Sometimes grey, sometimes turquoise, sometimes powder blue, the waters of Hauriki Gulf are ever changing.
As the days progressed, I became more and more entranced by the view from our Howick apartment. The waters of the bay kept changing colour! How is that possible?
After hours of empirical measurement, clinical observation and furious brow wrinkling, I have come to this conclusion: I really don’t know.
However, the colour seems to depend on many factors: wind, angle of the sun, cloud cover, and most importantly, tides. All of this hinges on the ever-present extraordinary powder blue/green colour of the sea water itself.
The first clue came in during our first visit when we first noticed a startling phenomenon. People were walking out to Motukaraka Island! This pretty little island in the middle of the bay was actually accessible during low tide. At high tide it appeared to be an impenetrable reserve with its tall cliffs surrounding the entire island and the flights of small ocean vessels that ply the sea between it and the mainland. However, as the lowest low tides reveal, the bay is extremely shallow.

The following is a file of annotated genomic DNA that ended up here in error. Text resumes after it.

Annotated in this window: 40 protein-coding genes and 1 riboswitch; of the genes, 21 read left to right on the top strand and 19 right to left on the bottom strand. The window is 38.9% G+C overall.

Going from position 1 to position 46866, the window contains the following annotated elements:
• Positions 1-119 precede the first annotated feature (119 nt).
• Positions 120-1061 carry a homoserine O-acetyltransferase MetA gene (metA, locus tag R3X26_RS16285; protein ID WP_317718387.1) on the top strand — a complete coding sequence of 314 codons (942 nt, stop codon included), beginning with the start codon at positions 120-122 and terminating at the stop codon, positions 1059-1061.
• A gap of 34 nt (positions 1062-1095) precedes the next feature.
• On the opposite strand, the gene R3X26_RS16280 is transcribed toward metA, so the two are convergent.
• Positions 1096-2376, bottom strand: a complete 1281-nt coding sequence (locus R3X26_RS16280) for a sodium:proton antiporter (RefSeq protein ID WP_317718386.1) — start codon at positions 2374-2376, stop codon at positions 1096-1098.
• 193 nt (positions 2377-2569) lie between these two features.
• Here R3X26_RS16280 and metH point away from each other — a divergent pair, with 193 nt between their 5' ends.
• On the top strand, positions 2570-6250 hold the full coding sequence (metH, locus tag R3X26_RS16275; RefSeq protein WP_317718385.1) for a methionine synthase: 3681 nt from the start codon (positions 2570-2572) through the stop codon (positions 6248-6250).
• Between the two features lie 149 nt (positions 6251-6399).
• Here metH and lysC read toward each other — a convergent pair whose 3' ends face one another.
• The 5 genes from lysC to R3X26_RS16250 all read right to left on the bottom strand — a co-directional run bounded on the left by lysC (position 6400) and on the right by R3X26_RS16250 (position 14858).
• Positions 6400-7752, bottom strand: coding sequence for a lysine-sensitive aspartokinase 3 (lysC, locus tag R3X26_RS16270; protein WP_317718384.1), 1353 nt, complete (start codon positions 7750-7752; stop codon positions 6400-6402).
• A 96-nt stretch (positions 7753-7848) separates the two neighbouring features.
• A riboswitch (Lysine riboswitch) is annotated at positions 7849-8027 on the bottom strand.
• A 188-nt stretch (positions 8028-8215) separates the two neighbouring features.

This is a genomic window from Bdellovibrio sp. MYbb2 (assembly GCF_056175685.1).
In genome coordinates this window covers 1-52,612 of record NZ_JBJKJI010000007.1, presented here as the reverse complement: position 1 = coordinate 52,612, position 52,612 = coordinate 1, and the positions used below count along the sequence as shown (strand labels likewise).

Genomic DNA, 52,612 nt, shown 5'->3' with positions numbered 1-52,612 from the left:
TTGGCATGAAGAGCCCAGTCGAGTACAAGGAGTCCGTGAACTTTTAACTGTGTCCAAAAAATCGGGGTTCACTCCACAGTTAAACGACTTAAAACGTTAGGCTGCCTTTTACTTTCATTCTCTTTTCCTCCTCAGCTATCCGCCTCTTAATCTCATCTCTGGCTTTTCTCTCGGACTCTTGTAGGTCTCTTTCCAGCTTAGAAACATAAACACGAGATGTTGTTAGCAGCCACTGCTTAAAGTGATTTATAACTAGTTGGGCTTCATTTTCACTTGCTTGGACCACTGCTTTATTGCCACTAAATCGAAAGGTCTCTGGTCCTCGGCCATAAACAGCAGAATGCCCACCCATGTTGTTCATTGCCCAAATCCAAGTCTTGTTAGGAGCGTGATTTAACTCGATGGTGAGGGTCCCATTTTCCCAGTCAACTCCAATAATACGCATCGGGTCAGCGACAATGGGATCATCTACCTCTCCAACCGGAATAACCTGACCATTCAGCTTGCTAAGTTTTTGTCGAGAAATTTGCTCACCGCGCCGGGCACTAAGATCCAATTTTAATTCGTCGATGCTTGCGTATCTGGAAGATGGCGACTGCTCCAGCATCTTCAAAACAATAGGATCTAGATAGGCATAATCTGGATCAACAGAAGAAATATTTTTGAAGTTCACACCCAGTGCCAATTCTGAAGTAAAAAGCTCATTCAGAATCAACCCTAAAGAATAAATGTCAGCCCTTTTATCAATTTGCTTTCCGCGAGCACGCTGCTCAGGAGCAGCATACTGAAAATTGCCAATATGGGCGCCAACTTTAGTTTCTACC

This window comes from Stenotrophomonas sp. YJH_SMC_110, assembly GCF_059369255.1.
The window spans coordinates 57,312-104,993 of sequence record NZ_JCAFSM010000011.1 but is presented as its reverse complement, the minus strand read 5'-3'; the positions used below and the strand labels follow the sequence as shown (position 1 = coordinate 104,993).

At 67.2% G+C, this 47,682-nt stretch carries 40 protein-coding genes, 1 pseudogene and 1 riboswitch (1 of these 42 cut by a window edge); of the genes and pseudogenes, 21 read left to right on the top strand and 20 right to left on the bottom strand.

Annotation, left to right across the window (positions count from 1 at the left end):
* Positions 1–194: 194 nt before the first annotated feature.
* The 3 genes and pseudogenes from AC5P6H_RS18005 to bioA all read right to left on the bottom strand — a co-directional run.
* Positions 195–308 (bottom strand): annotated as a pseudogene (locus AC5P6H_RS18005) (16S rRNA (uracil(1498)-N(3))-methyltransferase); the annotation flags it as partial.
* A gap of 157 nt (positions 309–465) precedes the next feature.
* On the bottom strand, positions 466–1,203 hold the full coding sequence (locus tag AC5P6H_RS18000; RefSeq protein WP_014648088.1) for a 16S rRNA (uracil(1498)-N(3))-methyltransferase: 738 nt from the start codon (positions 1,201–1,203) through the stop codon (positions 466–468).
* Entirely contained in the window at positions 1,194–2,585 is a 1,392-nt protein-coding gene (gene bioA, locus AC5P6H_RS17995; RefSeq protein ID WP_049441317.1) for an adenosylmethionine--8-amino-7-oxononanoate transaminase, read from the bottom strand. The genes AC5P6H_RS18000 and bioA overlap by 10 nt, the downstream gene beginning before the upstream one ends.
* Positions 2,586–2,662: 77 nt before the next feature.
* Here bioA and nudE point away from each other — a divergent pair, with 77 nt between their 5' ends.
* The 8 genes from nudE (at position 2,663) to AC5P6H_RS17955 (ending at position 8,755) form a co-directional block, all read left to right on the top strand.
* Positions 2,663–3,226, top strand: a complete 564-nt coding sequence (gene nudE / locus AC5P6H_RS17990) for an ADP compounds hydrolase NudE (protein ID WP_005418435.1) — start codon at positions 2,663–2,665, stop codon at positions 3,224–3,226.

Thus, as the depth of the bay changes with the tide, more or less of the mottled sea floor is revealed. Add to this the wind breaking the reflective angles of the water, the sun bouncing or being absorbed by the surface, and the constant interplay of clouds darkening the waters and you have an opalescent, kaleidoscopic view.